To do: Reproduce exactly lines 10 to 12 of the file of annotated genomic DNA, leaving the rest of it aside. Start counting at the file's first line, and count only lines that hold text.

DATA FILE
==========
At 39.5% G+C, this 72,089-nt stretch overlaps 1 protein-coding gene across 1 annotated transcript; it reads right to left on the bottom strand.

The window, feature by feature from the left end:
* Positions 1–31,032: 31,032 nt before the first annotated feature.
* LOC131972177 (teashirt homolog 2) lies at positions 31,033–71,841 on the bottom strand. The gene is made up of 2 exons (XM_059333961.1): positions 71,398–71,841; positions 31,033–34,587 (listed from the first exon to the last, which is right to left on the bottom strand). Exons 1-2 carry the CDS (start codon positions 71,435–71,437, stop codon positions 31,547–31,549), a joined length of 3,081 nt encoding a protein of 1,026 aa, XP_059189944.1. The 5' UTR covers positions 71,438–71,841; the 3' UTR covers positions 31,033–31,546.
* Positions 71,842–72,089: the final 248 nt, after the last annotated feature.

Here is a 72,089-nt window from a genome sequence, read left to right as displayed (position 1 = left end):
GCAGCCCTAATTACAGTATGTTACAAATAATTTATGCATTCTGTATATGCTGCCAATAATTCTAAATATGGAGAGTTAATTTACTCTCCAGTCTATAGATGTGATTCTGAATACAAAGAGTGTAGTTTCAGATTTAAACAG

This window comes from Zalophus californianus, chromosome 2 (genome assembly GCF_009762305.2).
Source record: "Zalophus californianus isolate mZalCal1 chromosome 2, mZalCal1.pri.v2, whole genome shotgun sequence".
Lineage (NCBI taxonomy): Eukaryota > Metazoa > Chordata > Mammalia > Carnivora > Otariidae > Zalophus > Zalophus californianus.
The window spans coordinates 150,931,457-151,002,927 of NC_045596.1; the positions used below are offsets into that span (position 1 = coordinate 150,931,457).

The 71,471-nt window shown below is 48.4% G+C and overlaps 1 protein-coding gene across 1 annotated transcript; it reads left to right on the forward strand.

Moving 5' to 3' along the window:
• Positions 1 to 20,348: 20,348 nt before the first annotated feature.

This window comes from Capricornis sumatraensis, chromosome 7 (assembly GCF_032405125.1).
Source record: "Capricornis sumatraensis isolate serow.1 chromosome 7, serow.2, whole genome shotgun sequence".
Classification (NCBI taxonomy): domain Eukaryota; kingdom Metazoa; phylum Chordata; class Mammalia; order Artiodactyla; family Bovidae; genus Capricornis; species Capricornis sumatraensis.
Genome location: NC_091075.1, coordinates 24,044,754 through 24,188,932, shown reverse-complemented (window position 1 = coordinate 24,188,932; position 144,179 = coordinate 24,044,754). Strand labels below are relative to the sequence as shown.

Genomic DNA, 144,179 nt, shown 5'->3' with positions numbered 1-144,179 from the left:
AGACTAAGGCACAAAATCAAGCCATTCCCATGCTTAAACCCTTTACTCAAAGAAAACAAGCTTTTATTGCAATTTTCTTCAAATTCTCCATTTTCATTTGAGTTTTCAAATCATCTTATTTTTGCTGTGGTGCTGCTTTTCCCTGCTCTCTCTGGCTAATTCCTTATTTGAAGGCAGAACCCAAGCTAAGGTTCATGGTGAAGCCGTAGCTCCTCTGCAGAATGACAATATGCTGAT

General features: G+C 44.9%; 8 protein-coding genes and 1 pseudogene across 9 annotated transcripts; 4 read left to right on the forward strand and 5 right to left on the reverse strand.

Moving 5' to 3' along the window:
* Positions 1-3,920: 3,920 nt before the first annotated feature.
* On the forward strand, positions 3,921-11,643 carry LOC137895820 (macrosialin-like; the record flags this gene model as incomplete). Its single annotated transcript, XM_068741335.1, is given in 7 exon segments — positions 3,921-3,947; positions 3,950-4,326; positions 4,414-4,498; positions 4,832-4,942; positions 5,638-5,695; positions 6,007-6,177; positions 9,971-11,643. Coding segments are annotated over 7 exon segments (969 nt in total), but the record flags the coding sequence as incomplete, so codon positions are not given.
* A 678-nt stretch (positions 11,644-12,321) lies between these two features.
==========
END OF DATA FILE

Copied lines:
Lineage (NCBI taxonomy): Eukaryota > Metazoa > Chordata > Mammalia > Carnivora > Otariidae > Zalophus > Zalophus californianus.
The window spans coordinates 150,931,457-151,002,927 of NC_045596.1; the positions used below are offsets into that span (position 1 = coordinate 150,931,457).

The 71,471-nt window shown below is 48.4% G+C and overlaps 1 protein-coding gene across 1 annotated transcript; it reads left to right on the forward strand.